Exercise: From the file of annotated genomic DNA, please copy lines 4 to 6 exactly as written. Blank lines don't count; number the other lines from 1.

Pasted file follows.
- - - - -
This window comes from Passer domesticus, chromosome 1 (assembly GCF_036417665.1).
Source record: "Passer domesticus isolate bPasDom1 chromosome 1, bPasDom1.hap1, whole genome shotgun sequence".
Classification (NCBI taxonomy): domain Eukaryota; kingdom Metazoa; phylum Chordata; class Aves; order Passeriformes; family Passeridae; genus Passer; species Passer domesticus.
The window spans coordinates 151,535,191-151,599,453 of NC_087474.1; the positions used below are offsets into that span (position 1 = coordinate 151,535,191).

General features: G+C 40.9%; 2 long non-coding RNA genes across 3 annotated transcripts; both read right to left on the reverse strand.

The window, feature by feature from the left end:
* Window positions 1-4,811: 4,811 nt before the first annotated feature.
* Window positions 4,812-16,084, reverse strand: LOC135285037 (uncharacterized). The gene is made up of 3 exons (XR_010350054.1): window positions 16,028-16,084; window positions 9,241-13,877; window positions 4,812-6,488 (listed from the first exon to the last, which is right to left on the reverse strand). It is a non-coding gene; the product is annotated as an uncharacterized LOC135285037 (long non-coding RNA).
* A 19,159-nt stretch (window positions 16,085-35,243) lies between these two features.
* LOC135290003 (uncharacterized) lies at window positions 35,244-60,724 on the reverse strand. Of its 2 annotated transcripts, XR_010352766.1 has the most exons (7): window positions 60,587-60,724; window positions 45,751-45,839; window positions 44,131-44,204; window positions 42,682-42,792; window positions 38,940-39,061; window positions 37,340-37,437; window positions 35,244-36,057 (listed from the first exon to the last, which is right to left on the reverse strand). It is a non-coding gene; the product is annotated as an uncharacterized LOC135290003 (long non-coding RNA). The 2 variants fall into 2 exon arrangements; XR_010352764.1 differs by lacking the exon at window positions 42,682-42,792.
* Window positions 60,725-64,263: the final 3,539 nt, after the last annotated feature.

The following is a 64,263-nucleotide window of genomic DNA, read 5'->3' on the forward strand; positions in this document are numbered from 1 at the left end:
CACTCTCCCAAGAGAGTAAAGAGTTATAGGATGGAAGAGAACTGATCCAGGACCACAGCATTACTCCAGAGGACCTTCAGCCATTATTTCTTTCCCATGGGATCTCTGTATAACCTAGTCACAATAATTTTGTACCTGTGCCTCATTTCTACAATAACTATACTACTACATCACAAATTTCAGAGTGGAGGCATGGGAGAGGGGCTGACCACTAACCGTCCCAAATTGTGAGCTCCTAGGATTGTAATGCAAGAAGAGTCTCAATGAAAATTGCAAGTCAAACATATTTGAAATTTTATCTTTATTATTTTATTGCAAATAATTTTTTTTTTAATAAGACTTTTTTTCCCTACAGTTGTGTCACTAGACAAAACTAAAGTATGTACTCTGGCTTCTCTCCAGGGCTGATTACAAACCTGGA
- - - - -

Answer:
The window spans coordinates 151,535,191-151,599,453 of NC_087474.1; the positions used below are offsets into that span (position 1 = coordinate 151,535,191).

General features: G+C 40.9%; 2 long non-coding RNA genes across 3 annotated transcripts; both read right to left on the reverse strand.

The window, feature by feature from the left end: